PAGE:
LONDON (Thomson Reuters Foundation) - A nurse known as “Madame Sandra” was found guilty on Thursday of submitting five Nigerians to black magic rituals then forcing them into European sex work in a landmark British slavery case.
A jury at Birmingham Crown Court in central England found Josephine Iyamu, 51, guilty of modern slavery and perverting the course of justice, prosecutors said.
The case marked the first successful prosecution of a Briton for slavery offences committed outside the country and was a test of the country’s tough anti-trafficking laws, passed in 2015 to crack down on the modern human slave trade.
“Iyamu exploited five vulnerable women by promising them a better life in Europe. Instead she treated the women like property,” Andy Young of the Crown Prosecution Service (CPS), which prosecutes criminal cases, said in a statement.
The court heard how Iyamu masterminded a trafficking scheme that began with voodoo ceremonies in west Africa and ended in brothels in mainland Europe.
Proceeds from the crime funded a lifestyle well beyond Iyamu’s moderate income, said Britain’s National Crime Agency (NCA), noting that the nurse traveled frequently to Europe and owned a large house with servant’s quarters in Nigeria.
Iyamu, who denied the accusations, will be sentenced in July.
Iyamu arranged travel from Nigeria to Europe for five women, charging up to 38,000 euros ($44,000) for the journey, and then made them work in brothels to repay the debt, the court heard.
The women were made to undergo a black magic ritual known as “juju”, in which they pledged not to run away or inform police.
During the ceremony - performed by a voodoo priest - the women were made to drink blood mixed with worms, eat a chicken heart and had black powder rubbed inside fresh wounds, according to NCA, a law enforcement agency dealing with organized crime.
“With zero regard for their safety and well being, she (Iyamu) sent them via dangerous routes to Germany and forced them to work in brothels to fund her own lifestyle,” said NCA operations manager Kay Mellor.
Iyamu was arrested as she flew into London last August after police were tipped off by a brothel owner in Germany, who suspected one of the women was on a fake passport.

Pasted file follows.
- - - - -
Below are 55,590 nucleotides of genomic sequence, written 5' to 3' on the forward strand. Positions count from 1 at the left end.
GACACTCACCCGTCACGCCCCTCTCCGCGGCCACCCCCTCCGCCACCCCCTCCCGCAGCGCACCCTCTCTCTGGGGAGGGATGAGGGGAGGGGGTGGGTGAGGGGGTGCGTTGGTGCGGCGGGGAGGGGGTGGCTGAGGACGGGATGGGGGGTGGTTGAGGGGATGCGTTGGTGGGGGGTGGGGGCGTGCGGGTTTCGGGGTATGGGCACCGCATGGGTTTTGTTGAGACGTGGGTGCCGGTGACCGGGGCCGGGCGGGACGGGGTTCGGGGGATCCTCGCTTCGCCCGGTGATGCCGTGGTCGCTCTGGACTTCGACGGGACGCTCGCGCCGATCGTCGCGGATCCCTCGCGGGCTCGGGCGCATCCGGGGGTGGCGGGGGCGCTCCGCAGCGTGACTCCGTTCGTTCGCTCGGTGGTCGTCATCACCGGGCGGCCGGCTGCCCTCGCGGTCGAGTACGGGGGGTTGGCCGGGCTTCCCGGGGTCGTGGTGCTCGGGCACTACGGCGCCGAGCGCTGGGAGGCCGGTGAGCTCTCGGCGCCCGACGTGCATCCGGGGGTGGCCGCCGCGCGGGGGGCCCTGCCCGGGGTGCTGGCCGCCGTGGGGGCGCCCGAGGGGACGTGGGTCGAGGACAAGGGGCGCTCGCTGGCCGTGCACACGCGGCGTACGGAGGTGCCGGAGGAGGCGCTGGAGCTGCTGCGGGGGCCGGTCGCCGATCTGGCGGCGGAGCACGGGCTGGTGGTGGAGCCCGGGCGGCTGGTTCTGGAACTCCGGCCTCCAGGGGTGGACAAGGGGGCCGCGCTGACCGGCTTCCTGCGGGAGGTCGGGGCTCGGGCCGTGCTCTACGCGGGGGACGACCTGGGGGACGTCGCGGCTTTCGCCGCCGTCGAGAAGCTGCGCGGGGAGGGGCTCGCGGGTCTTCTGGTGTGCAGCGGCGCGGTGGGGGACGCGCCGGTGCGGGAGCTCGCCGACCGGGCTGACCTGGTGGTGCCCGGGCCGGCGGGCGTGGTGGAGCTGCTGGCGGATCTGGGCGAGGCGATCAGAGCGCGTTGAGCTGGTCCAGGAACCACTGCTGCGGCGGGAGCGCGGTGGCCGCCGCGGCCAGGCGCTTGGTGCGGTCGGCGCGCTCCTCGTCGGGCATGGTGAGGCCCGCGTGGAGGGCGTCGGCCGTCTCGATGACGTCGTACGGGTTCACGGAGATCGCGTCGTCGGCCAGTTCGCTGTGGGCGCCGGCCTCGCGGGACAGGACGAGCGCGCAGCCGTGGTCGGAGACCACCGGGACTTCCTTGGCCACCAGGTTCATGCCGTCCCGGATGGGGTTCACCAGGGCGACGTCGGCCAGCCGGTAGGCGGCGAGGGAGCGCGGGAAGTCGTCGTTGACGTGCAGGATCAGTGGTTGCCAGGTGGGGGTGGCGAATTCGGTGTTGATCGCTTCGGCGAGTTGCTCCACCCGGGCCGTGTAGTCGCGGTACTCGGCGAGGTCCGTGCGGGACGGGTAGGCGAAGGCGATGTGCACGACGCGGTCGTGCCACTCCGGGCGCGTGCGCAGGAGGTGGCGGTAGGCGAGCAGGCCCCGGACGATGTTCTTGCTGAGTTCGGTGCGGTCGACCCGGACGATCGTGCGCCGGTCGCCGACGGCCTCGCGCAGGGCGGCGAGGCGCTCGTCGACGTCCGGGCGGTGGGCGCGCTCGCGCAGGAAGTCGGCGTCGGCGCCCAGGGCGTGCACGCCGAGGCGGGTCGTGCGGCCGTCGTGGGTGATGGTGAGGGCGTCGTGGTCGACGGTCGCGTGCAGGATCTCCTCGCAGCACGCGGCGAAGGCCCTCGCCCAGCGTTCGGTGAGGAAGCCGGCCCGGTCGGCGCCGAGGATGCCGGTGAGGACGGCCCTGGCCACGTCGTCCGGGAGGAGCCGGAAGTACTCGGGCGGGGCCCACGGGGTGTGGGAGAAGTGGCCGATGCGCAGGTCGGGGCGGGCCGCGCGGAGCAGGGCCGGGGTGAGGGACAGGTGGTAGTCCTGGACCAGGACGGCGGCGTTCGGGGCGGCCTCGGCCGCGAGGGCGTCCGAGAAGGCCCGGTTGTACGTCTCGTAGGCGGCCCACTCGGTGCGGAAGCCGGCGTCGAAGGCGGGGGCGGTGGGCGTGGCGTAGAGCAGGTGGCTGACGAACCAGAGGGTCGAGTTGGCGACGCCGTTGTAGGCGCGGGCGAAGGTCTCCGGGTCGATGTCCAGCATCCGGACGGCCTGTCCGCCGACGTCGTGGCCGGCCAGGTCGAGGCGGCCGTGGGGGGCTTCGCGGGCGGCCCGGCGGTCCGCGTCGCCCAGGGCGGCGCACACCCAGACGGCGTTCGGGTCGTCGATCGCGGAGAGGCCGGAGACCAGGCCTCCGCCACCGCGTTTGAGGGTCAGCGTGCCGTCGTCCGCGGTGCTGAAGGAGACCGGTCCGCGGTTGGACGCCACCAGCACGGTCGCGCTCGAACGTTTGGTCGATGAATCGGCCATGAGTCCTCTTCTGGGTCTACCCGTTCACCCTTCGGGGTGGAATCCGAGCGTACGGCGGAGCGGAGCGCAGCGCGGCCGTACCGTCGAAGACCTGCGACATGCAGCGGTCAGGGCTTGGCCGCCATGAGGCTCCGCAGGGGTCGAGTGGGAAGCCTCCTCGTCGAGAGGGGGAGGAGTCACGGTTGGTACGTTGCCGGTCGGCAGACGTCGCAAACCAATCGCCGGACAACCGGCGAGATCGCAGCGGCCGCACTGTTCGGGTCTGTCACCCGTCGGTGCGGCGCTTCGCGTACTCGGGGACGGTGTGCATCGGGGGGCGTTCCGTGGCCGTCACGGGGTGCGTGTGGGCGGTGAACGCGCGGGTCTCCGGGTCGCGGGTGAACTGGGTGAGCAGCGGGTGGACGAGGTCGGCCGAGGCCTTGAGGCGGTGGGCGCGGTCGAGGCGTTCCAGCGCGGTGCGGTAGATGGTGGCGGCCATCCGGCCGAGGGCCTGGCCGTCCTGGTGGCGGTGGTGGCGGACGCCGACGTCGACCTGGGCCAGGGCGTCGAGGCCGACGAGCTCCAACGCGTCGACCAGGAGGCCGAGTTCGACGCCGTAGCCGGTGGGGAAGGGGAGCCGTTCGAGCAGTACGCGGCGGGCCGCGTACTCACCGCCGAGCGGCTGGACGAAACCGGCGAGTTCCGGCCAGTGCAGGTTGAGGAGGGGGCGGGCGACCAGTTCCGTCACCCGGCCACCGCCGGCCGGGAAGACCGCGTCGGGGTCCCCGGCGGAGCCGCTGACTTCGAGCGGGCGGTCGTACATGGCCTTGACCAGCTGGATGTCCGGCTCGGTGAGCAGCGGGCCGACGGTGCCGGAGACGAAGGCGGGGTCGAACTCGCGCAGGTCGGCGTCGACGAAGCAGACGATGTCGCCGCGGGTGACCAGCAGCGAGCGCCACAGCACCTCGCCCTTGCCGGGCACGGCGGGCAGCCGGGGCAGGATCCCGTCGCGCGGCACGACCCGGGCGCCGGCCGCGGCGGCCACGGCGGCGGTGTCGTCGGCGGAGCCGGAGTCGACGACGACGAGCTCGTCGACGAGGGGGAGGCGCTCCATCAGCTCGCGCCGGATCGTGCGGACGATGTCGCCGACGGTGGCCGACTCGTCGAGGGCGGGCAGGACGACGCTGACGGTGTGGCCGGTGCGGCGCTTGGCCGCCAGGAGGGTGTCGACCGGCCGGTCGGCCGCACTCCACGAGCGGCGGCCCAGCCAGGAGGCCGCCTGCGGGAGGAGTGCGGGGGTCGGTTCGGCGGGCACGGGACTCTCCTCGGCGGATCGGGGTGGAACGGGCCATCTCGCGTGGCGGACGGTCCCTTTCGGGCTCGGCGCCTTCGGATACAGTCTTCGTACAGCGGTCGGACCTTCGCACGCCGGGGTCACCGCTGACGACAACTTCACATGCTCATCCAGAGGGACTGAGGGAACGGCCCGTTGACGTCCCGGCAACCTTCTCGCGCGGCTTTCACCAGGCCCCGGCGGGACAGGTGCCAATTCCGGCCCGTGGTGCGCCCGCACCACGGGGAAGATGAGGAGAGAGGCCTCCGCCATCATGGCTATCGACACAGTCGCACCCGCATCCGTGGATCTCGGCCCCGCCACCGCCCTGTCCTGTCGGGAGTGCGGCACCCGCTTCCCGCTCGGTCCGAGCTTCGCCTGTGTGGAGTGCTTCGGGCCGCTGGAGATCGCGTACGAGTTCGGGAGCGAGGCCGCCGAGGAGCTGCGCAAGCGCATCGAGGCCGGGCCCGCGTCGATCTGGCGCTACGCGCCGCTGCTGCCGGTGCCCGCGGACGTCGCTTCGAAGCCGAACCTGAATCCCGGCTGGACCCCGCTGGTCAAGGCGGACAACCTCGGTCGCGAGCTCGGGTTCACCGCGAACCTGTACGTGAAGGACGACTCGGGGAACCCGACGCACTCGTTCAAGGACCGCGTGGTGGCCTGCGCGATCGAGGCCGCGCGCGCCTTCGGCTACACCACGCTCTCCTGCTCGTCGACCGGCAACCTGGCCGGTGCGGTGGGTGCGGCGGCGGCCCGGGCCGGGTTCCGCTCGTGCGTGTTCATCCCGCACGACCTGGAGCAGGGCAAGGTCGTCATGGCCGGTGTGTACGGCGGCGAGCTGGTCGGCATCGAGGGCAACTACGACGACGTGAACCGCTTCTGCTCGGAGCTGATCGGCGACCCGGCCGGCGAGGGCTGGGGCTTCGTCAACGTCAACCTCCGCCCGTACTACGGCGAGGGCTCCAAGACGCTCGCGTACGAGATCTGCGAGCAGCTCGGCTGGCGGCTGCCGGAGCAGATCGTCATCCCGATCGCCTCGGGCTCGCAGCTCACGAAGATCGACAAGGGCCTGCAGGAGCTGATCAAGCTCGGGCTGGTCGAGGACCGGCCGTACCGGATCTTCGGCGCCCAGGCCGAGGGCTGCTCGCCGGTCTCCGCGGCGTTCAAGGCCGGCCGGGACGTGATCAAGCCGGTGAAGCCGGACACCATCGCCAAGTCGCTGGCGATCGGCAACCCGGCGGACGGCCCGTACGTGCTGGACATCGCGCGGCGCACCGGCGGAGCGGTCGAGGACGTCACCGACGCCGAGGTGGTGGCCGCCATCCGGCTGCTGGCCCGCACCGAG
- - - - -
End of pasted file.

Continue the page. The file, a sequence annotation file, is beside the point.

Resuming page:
Britain passed tough anti-slavery legislation in 2015 introducing life sentences for traffickers and allowed for British nationals to be tried for trafficking offences regardless of where they took place.
Women’s rights group Equality Now said the verdict sent a strong message that human trafficking was unacceptable.
“We hope a successful conviction will lead to more perpetrators being arrested and prosecuted,” Tsitsi Matekaire, who manages the charity’s End Sex Trafficking program, said.
Thousands of Nigerian women and girls are lured to Europe each year, made to perform ‘juju’ rituals then forced into sex work in Italy, according to the United Nations.
The rituals leave victims fearing that relatives will fall ill or die if they disobey their traffickers.
In March, Nigeria’s anti-trafficking agency welcomed an order by a leading traditional ruler that revoked voodoo curses saying the move should sharply reduce the number of people being trafficked to Europe.
Reporting by Umberto Bacchi @UmbertoBacchi, Editing by Lyndsay Griffiths. Please credit the Thomson Reuters Foundation, the charitable arm of Thomson Reuters, that covers humanitarian news, women's rights, trafficking, property rights, climate change and resilience. Visit news.trust.org